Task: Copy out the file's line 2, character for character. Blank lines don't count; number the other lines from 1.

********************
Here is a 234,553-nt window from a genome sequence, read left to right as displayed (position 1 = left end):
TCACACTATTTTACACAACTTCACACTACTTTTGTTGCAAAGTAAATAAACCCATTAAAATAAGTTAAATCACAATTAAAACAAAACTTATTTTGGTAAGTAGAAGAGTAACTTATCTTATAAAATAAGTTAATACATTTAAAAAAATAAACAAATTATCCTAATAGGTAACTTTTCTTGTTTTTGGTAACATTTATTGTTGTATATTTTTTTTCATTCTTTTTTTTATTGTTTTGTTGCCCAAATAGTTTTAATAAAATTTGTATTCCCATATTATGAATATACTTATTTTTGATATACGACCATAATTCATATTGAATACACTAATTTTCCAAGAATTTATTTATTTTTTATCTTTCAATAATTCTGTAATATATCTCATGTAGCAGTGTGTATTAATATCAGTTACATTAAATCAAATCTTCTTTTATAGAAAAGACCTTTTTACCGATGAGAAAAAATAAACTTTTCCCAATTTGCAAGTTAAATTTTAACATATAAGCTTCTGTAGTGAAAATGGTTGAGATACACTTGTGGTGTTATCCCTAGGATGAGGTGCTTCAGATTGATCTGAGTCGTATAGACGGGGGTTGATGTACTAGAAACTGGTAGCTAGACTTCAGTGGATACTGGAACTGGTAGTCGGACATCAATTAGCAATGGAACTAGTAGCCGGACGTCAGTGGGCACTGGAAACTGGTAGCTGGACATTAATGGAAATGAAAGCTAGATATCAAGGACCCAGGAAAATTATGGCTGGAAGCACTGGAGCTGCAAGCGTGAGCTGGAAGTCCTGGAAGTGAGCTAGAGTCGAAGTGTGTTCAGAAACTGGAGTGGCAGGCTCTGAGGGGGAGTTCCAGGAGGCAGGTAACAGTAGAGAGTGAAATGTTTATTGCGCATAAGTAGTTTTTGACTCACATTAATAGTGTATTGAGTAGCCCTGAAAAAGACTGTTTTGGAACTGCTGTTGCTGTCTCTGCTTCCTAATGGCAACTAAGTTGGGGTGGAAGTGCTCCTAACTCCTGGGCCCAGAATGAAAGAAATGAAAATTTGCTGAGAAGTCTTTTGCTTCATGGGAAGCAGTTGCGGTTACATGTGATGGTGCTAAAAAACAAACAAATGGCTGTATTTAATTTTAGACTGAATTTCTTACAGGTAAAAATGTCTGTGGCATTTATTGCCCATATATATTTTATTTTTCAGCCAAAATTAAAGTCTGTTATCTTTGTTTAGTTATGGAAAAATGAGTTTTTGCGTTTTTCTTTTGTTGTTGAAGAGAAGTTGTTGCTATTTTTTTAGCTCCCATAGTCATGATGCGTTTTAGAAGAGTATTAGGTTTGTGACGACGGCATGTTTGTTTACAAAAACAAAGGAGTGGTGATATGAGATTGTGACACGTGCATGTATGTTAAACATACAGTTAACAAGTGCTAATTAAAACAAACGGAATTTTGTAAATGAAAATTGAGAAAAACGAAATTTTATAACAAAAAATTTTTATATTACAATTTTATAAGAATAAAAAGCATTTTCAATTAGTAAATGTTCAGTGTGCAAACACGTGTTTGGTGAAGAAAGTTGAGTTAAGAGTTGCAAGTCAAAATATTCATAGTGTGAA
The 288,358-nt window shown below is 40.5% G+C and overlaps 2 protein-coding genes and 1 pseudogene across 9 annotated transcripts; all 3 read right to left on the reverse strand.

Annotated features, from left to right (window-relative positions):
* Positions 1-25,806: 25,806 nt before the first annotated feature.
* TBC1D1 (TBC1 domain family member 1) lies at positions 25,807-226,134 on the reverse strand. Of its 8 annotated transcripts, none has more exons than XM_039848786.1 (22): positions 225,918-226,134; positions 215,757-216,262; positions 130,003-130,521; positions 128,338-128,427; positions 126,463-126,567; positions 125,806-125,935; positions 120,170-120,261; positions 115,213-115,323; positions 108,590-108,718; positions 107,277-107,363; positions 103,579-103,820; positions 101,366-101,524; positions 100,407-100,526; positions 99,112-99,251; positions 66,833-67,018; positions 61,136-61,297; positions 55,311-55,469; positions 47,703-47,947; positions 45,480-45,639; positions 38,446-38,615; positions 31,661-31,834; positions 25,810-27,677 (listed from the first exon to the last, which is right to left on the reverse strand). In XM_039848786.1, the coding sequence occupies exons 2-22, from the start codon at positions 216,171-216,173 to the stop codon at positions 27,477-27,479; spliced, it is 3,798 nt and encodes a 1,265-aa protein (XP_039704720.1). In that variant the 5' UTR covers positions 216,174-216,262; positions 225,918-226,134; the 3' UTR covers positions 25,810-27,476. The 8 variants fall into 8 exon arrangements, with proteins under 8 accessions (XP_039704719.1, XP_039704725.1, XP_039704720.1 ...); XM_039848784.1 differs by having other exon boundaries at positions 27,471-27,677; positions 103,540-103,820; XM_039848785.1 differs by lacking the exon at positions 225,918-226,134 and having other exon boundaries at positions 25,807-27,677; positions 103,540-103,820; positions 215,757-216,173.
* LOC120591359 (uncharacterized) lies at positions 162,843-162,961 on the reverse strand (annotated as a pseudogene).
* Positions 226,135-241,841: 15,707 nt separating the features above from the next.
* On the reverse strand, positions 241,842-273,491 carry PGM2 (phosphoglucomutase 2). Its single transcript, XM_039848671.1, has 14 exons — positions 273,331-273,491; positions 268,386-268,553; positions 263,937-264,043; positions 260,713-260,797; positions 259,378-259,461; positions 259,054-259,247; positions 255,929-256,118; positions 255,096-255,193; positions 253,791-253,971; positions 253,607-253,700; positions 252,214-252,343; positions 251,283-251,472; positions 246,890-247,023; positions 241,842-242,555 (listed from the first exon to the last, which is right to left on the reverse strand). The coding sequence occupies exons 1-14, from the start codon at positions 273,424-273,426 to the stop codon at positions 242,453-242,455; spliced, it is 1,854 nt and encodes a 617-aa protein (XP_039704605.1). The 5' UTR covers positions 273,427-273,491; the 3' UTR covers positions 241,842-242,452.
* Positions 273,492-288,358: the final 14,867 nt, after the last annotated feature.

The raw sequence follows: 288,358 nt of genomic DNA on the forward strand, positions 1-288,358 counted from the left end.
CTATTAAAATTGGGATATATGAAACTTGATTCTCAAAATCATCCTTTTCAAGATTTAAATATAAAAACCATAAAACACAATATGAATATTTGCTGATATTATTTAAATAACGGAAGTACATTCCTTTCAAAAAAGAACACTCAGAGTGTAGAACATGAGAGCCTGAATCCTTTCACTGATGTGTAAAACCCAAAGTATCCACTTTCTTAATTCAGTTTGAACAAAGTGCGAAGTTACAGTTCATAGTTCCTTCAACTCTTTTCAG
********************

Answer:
TCACACTATTTTACACAACTTCACACTACTTTTGTTGCAAAGTAAATAAACCCATTAAAATAAGTTAAATCACAATTAAAACAAAACTTATTTTGGTAAGTAGAAGAGTAACTTATCTTATAAAATAAGTTAATACATTTAAAAAAATAAACAAATTATCCTAATAGGTAACTTTTCTTGTTTTTGGTAACATTTATTGTTGTATATTTTTTTTCATTCTTTTTTTTATTGTTTTGTTGCCCAAATAGTTTTAATAAAATTTGTATTCCCATATTATGAATATACTTATTTTTGATATACGACCATAATTCATATTGAATACACTAATTTTCCAAGAATTTATTTATTTTTTATCTTTCAATAATTCTGTAATATATCTCATGTAGCAGTGTGTATTAATATCAGTTACATTAAATCAAATCTTCTTTTATAGAAAAGACCTTTTTACCGATGAGAAAAAATAAACTTTTCCCAATTTGCAAGTTAAATTTTAACATATAAGCTTCTGTAGTGAAAATGGTTGAGATACACTTGTGGTGTTATCCCTAGGATGAGGTGCTTCAGATTGATCTGAGTCGTATAGACGGGGGTTGATGTACTAGAAACTGGTAGCTAGACTTCAGTGGATACTGGAACTGGTAGTCGGACATCAATTAGCAATGGAACTAGTAGCCGGACGTCAGTGGGCACTGGAAACTGGTAGCTGGACATTAATGGAAATGAAAGCTAGATATCAAGGACCCAGGAAAATTATGGCTGGAAGCACTGGAGCTGCAAGCGTGAGCTGGAAGTCCTGGAAGTGAGCTAGAGTCGAAGTGTGTTCAGAAACTGGAGTGGCAGGCTCTGAGGGGGAGTTCCAGGAGGCAGGTAACAGTAGAGAGTGAAATGTTTATTGCGCATAAGTAGTTTTTGACTCACATTAATAGTGTATTGAGTAGCCCTGAAAAAGACTGTTTTGGAACTGCTGTTGCTGTCTCTGCTTCCTAATGGCAACTAAGTTGGGGTGGAAGTGCTCCTAACTCCTGGGCCCAGAATGAAAGAAATGAAAATTTGCTGAGAAGTCTTTTGCTTCATGGGAAGCAGTTGCGGTTACATGTGATGGTGCTAAAAAACAAACAAATGGCTGTATTTAATTTTAGACTGAATTTCTTACAGGTAAAAATGTCTGTGGCATTTATTGCCCATATATATTTTATTTTTCAGCCAAAATTAAAGTCTGTTATCTTTGTTTAGTTATGGAAAAATGAGTTTTTGCGTTTTTCTTTTGTTGTTGAAGAGAAGTTGTTGCTATTTTTTTAGCTCCCATAGTCATGATGCGTTTTAGAAGAGTATTAGGTTTGTGACGACGGCATGTTTGTTTACAAAAACAAAGGAGTGGTGATATGAGATTGTGACACGTGCATGTATGTTAAACATACAGTTAACAAGTGCTAATTAAAACAAACGGAATTTTGTAAATGAAAATTGAGAAAAACGAAATTTTATAACAAAAAATTTTTATATTACAATTTTATAAGAATAAAAAGCATTTTCAATTAGTAAATGTTCAGTGTGCAAACACGTGTTTGGTGAAGAAAGTTGAGTTAAGAGTTGCAAGTCAAAATATTCATAGTGTGAA